I developed Type One Diabetes just
over 26 years ago, in December 1997. I have often said that it was a good moment
to join that “club that nobody wants to join” in terms both of my own age and
circumstances (I was aged 40, married with three children, settled in life and
work) and in terms of diabetes management and treatment (beyond the days of
glass syringes, primitive inaccurate blood tests etc.)
Yet even since 1997, things have
got markedly better, with the past decade or so having brought two significant
advances: The first a quantum leap forward in technological support for those
living with the condition; the second the growth of diabetes peer support
communities linked by social media networks.
The advances in diabetes
technology were neatly highlighted by the nice coincidence that my most recent
“diaversary” just before Christmas (19th December, marking 26 years
of the condition) coincided with the final announcement of NICE guidelines
about the use of closed loop technology for those in the UK living with Type
One, the culmination of a remarkably quick process which started with the
arrival of the first mass market non-invasive glucose monitor - the FreeStyle
Libre - ten years earlier. Those of us living with Type One under the care of
the NHS are indeed blessed with a level of support for our condition which is
the envy of the world. The leadership and accessibility of Partha Kar has been
instrumental in making this happen, however much he protests that he is “just
doing his job”
The growth of peer support
fuelled by social media connectivity shows no sign of slowing down, and has
achieved a good deal, albeit that the sheer numbers involved mean that it has
lost its early intimacy and has inevitably led to a degree of empire building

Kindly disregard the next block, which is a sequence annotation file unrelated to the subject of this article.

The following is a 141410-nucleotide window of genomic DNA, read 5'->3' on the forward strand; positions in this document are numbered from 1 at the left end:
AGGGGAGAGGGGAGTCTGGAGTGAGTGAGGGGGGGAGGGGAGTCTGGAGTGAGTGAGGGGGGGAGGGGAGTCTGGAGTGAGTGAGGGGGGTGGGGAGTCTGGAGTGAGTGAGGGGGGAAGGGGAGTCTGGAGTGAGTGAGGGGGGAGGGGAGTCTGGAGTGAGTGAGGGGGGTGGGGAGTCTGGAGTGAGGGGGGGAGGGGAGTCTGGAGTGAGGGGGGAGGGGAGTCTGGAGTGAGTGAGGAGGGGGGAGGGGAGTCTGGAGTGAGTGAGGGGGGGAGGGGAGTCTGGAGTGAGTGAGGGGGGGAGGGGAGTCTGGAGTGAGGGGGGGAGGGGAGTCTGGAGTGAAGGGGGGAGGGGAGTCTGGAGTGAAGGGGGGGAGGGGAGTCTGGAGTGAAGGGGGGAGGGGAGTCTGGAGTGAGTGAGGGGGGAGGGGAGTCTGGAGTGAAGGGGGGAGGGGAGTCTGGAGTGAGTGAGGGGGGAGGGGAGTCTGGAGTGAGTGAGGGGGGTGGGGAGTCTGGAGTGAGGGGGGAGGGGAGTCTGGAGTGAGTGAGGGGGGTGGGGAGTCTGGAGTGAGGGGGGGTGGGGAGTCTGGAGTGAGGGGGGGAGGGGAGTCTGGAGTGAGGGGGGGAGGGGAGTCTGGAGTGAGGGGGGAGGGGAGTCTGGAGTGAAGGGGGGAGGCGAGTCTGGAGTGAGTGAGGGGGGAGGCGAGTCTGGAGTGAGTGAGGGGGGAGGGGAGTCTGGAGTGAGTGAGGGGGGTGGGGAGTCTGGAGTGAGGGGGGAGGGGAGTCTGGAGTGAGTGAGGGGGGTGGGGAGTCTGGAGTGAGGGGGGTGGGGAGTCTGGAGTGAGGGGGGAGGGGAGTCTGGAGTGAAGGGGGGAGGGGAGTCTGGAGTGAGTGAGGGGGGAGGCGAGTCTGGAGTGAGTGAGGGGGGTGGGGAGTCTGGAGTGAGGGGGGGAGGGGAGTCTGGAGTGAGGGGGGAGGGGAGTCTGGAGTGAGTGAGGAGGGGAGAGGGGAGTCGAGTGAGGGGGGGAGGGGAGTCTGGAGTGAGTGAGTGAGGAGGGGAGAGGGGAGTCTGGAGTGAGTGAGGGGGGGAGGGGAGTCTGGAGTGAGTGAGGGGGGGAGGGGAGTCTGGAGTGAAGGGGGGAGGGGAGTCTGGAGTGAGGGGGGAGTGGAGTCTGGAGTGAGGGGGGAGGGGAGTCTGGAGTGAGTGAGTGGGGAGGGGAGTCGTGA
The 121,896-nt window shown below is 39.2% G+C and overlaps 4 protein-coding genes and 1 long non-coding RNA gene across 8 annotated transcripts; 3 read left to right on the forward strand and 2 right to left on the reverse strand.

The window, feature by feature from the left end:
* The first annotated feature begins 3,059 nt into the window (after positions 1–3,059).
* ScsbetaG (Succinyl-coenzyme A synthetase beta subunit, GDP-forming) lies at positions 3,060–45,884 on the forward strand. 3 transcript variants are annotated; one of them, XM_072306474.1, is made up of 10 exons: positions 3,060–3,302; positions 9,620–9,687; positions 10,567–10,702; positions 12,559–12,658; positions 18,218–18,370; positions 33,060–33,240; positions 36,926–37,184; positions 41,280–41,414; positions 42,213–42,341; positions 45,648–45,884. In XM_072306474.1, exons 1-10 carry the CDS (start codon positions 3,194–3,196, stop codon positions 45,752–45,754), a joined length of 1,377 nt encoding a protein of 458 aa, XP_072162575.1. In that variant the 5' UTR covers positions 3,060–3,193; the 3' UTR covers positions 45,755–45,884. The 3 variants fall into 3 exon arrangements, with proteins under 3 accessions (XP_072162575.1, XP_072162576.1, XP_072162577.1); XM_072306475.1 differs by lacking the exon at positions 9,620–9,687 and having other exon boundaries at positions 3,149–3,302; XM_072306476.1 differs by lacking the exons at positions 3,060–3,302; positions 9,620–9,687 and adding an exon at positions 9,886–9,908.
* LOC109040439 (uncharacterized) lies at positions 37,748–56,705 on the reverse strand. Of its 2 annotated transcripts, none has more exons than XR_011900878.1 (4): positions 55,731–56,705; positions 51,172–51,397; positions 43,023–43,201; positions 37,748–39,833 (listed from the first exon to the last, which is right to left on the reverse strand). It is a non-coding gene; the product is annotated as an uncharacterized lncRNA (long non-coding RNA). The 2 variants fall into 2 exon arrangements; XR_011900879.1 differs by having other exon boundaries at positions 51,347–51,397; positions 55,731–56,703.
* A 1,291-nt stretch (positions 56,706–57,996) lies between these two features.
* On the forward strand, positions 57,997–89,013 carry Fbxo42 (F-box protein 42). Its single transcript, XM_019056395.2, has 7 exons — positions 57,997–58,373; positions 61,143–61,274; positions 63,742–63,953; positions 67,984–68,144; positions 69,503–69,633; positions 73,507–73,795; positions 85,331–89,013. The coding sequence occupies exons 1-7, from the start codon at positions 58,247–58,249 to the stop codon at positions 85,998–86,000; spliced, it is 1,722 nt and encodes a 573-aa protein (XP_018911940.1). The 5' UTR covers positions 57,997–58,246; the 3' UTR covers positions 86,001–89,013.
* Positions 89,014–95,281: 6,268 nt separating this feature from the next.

and thinly disguised rivalry between individuals and groups.
These two advances mean that nobody
can deny that here in the UK, people living with Type One are well served by
the healthcare system and by the community of people living with the condition who
are keen to share experiences, expertise and friendship.
There is increasingly a nagging
feeling in my mind that I’m being left behind, a feeling complicated by the
sense that I’m actually perfectly happy to be left behind. What’s going on? It
doesn't quite make sense, so permit me to explain.
Forgive the self-analysis here,
but in general terms, I like to believe that I am fairly adaptable to changing
times. Although I grew up in the pre-digital age, I have embraced that revolution
with appreciation rather than the resentment and bewilderment which I often see
in others of my own age, let alone those older than me. I do not eulogise the
“good old days”, but rather I positively enjoy and greatly appreciate the
comfort and convenience of the world in which I am growing old. I spend way too
much of my life glued to my phone, like the overgrown kid that I am. I am fully
I therefore had no hesitation in
taking up Abbott's groundbreaking FreeStyle Libre at the earliest opportunity,
and in subsequently embracing its evolution into a de facto CGM using my
smartphone rather than the reader. Moreover, I was among those singing the
praises of this device from its earliest days thanks to my early adoption of
the online diabetes community which coalesced from around 2012 onwards. It was
the diabetes community that first alerted me to these advances in technology,
and it remains a source of great pride to me that I played a small but
significant part in the campaign to get this life-changing technology onto the
NHS prescription tariff in 2017.
However, I now find myself being